“When you go to the mountains, you see them and you admire them. In a sense, they give you a challenge, and you try to express that challenge by climbing them.” Sir Edmund Hillary
I went to see Steve Bell in England, one of the founders of Jagged Globe. After a morning of expedition talk about the upcoming 50th anniversary climb I was leading for them, we spent the afternoon on the gritstone cliffs outside of Sheffield. Then, naturally, onto a pub dinner.
“There is before Everest and after Everest you should know,” said Steve. “And it is different.”
Obviously he meant once you really summit, as my track record getting to the actual tip-top was then pretty mediocre, if not downright abyssmal. A mix of overzealous hard routes (2), no oxygen or support (most), attempted solos (2), winter solos (1), and at least one better left forgotten, were all in the mix.
Steve Bell had more confidence in me than I may have had in myself at the time, putting me in to lead a high profile team on the 50th anniversary of the first ascent, complete with a host of trekkers and a BBC film crew in tow.
Bringing up the “After Everest” part certainly meant he felt I would join that crowd one day.
I had always wanted the experience of climbing Everest. And then one day I could look back up, standing by myself, and know the route, the mountain, in its entirety, from the bottom to the top.
Like fully comprehending a painting, a song, or writing a book end to end. And standing on the top of the world, for a climber – what could be better than that?
Saying I had climbed Everest would always be fun, but far less important. I’d essentially been a climber since birth, I liked to go to the top of things. First trees, then rocks, then mountains.
This year on Everest the headlines are of post-covid, of perhaps a bit of quiet with less people registered, of mild trekking into a seemingly ever warming basecamp.
And always the money. Yes, Everest costs money, but life costs money, a challenge in itself. For Everest you just need to come up with a bit more of it.
And of course all the people on Everest, too many people.
Yet the experience of climbing Everest is still very singular, unmatched and unique to each of us, that once in a lifetime opportunity to touch the top of the world.
However you decide to climb Everest, be it an old route, a new route, or just any route, it is still an incredible experience. And it is a rare absolute in our ever changing world.
I’ve yet to have anyone come down from Everest and moan about the route, the sunrise, or how perhaps, technical difficulty aside, it just wasn’t that hard. Because it is hard, even after one, or two, or ten times. And I think it is more dangerous than ever up there. So you really have to want it.
Ed Webster returned from our Kangshung Face climb with a photo that he lost quite a few fingers for, now for sale as the Frostbite Sunrise. That does say something about the experience. Hard, life changing.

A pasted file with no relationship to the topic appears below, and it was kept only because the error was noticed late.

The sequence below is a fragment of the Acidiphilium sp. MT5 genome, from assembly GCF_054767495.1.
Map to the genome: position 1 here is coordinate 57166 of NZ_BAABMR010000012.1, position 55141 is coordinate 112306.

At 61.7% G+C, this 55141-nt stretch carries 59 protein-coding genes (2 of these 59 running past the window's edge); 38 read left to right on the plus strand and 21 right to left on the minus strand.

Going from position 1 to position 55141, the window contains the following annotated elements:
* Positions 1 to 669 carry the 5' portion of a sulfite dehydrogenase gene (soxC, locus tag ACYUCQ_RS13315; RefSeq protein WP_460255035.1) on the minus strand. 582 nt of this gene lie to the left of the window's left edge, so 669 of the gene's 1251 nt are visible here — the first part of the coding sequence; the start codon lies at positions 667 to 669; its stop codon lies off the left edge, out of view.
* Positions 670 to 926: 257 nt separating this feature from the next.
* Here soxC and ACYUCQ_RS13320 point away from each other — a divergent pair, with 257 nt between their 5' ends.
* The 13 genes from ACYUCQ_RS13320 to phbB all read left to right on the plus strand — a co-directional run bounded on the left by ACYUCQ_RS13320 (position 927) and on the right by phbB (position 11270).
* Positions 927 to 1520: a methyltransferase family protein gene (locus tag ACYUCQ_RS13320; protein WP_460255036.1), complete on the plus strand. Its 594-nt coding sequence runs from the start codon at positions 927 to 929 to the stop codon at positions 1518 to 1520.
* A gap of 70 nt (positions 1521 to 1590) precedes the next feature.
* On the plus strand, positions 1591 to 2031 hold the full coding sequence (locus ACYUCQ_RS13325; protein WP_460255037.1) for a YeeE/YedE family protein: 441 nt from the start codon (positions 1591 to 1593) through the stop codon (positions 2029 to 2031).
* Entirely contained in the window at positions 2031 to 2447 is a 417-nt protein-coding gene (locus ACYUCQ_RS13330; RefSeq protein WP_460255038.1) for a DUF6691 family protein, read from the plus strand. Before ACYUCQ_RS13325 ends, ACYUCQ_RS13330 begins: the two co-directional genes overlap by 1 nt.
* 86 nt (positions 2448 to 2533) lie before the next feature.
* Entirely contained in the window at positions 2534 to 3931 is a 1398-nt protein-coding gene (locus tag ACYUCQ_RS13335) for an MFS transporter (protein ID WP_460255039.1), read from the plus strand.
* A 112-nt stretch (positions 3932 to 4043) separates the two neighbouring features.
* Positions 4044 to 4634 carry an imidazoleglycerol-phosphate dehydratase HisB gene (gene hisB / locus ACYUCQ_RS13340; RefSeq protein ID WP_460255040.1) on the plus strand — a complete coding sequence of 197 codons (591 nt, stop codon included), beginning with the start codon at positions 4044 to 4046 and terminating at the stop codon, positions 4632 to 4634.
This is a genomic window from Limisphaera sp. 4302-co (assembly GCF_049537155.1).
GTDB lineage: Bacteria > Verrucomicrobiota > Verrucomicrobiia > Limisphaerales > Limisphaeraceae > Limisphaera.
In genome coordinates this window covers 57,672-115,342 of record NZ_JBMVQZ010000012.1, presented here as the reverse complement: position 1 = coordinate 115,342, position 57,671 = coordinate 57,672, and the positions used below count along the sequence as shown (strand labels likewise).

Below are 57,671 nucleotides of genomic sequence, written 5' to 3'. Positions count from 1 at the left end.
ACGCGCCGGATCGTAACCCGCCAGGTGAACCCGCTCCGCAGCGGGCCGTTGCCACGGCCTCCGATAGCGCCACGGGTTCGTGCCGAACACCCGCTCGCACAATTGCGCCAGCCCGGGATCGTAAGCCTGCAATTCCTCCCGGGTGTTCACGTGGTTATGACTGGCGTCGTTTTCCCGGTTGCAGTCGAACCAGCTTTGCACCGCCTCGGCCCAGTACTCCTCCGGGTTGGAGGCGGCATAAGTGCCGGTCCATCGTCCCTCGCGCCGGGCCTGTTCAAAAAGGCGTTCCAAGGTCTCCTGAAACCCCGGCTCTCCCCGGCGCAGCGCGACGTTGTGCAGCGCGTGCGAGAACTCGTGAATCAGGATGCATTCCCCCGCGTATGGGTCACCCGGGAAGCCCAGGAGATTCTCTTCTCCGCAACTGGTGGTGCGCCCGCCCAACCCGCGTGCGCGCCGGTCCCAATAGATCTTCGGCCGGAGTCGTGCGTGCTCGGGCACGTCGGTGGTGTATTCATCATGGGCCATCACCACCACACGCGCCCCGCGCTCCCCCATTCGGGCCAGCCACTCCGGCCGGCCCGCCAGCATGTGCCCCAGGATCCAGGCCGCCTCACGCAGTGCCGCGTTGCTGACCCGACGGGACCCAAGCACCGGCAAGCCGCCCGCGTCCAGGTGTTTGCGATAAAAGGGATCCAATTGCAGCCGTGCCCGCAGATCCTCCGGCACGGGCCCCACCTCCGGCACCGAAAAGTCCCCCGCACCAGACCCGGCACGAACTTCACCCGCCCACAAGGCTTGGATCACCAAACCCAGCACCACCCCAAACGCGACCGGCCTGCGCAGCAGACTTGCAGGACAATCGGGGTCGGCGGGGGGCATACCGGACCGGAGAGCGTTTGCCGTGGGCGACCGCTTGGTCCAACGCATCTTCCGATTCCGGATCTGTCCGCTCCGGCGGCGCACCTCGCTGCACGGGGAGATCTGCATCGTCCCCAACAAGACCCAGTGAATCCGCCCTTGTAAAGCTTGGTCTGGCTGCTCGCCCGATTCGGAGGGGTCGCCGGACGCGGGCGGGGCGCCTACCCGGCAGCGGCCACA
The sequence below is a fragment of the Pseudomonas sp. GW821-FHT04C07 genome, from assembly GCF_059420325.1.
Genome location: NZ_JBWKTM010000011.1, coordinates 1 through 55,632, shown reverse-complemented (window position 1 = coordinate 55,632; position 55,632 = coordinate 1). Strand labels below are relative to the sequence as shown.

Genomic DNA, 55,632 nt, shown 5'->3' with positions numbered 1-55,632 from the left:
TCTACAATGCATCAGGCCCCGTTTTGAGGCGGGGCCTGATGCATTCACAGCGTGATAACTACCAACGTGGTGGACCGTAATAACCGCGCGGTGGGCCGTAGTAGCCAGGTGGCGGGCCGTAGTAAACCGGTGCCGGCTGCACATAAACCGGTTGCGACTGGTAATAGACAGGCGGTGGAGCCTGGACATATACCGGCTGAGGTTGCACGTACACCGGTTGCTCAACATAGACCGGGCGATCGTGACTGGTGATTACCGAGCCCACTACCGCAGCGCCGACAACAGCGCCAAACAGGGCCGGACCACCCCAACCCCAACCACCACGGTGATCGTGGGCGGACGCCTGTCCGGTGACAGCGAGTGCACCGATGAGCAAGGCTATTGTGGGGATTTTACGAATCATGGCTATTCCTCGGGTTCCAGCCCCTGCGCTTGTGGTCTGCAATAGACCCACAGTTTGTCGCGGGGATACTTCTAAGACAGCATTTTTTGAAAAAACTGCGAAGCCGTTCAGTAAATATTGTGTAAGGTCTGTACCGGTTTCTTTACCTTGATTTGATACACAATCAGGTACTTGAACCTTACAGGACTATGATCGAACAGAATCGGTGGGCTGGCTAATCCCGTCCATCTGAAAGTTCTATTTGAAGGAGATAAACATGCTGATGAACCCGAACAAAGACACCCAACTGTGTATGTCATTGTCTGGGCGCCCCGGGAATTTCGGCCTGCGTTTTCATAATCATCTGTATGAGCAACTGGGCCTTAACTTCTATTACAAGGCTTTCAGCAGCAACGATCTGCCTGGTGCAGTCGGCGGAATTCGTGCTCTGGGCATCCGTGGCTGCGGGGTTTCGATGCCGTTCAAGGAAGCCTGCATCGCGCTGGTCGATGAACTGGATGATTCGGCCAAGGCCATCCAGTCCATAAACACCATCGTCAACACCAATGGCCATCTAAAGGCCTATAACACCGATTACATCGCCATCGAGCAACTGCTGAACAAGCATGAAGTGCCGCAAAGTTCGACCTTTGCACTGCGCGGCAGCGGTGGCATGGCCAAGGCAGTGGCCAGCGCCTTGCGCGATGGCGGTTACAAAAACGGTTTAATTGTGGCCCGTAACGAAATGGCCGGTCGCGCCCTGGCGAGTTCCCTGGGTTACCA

But also, as Peter Hillary presciently pointed out on our In Hillary’s Footsteps trek up to Base Camp, a good way to judge an experience, is being able to answer the question, “was it memorable.”
Because so much of life isn’t all that memorable, or it is just passing time.
Everest, good or bad, is certainly never indifferent. And I certainly haven’t met anyone without at least a few very vivid memories of their climb and of summit day – or night as it often happens to be.
When we climbed the Kangshung Face it was an intensity, day after day, right up until the final day, of loving the climbing and our route and our team. While also wondering, perhaps a bit too often, would we get out alive. Perhaps thoughts for my latest book, Nine Lives – Expeditions to Everest started there?
Over on the North side of Everest, still sadly closed in 2022, it is about those ever fading brown to pink to purple to orange sunsets, that you will never experience anywhere else in the world. All playing out while the wind incessantly sweeps off the plateau with indescribable volume.
On the South side of Everest, it is that memorable step out of the Icefall and into the Western CWM, into the Valley of Silence, (except for those rather loud avalanches), with the tallest mountain in the world hovering far above your left shoulder that will be ever unforgettable. You can look up and see people popping over the South Summit and imagine yourself already there. It is a good place to be.
So while the stories may be of rubbish, and the naysayers talk of money and crowds, having not climbed the peak, their perspective can only be that of a “Before Everest” climber. While the “After Everest” climber will know the experience can still at times be pure, simple and fun, with hopefully a magic day climbing along that incredible summit ridge to the top of the world.
A good summit day on Everest can be the most spectacular day you ever have. And it will most certainly be memorable, in any fashion.
And if you don’t like the thought lines, just try something new, there is still plenty of that. It will probably cost less money and you will be lucky to see any trash at all. If you meet someone, you will be happy to see them. You certainly won’t be standing in line.
Because it is good to be “Before Everest,” with all the anticipation, the expectations and the adventure ahead of you.
But it is even better being, still in this life and, “After Everest.”